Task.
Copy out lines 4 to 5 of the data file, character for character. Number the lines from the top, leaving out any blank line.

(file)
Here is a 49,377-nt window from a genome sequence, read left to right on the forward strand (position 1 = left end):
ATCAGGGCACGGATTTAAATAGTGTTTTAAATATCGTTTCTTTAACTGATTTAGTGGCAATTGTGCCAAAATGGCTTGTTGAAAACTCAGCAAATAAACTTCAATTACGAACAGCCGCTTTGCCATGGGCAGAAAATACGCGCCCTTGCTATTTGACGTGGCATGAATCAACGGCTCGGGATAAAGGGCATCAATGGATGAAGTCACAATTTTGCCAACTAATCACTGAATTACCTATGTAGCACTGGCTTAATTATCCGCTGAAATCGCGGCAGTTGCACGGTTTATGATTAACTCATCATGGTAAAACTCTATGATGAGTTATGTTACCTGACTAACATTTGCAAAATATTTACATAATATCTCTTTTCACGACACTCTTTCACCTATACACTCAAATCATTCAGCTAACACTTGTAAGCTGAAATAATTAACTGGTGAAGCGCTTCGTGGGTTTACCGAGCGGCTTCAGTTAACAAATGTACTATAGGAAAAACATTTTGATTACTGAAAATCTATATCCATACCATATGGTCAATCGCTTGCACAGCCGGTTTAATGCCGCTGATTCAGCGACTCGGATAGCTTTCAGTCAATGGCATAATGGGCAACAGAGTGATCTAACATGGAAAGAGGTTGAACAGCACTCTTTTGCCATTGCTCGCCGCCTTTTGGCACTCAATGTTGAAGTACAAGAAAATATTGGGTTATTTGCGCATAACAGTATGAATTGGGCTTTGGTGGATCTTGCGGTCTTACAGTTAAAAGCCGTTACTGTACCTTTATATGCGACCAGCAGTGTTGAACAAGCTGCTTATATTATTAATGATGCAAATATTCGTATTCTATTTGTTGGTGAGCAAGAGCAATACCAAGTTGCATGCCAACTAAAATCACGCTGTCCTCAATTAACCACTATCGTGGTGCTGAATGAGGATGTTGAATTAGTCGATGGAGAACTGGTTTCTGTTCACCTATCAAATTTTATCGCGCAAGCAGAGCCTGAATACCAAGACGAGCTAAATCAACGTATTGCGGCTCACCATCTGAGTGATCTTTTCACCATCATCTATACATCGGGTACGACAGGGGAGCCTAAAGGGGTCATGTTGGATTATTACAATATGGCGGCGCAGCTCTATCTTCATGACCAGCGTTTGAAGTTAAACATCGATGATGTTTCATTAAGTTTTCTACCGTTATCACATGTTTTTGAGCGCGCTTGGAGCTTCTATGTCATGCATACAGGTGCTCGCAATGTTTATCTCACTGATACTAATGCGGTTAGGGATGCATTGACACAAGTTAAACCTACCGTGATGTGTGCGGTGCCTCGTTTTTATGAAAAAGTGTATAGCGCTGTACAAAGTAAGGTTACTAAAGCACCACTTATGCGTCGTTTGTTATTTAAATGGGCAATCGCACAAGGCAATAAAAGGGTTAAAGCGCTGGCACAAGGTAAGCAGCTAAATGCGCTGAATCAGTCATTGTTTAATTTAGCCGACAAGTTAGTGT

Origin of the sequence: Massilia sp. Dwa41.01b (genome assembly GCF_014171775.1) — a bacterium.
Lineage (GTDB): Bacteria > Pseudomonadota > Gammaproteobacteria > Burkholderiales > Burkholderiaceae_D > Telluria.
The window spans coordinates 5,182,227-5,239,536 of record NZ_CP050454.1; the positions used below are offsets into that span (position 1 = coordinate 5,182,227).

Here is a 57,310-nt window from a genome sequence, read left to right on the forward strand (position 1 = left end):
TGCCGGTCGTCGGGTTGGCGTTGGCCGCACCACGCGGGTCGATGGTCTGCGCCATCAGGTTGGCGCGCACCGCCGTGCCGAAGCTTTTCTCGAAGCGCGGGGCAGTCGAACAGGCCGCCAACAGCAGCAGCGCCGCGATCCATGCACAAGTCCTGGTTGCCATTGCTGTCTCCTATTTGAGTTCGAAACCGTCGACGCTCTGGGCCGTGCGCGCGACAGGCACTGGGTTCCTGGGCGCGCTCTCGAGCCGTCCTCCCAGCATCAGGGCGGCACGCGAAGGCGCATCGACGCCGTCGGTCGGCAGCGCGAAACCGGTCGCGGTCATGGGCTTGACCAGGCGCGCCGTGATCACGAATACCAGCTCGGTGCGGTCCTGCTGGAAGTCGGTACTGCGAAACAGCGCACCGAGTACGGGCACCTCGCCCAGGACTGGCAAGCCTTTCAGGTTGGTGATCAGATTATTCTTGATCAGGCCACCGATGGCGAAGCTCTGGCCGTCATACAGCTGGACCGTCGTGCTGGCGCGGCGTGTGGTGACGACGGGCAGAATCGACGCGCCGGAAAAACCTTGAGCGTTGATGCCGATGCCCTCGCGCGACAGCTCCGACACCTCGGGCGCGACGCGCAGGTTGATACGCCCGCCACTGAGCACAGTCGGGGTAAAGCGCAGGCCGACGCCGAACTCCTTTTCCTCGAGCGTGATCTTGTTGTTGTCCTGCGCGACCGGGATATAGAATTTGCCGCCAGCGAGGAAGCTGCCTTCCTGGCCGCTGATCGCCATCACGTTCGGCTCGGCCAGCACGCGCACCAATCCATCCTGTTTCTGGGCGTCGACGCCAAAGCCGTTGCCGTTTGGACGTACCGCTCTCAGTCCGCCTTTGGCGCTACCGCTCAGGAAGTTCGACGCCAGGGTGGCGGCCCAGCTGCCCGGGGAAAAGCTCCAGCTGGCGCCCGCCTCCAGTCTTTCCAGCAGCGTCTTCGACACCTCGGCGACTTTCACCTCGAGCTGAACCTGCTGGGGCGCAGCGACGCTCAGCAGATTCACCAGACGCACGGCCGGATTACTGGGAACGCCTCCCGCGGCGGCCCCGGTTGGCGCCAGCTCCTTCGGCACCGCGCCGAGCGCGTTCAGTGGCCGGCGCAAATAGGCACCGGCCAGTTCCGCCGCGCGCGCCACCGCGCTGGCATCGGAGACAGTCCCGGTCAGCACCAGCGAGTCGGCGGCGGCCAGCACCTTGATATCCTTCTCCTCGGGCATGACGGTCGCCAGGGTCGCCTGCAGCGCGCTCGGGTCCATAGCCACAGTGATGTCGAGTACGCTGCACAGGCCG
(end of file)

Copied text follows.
Lineage (GTDB): Bacteria > Pseudomonadota > Gammaproteobacteria > Burkholderiales > Burkholderiaceae_D > Telluria.
The window spans coordinates 5,182,227-5,239,536 of record NZ_CP050454.1; the positions used below are offsets into that span (position 1 = coordinate 5,182,227).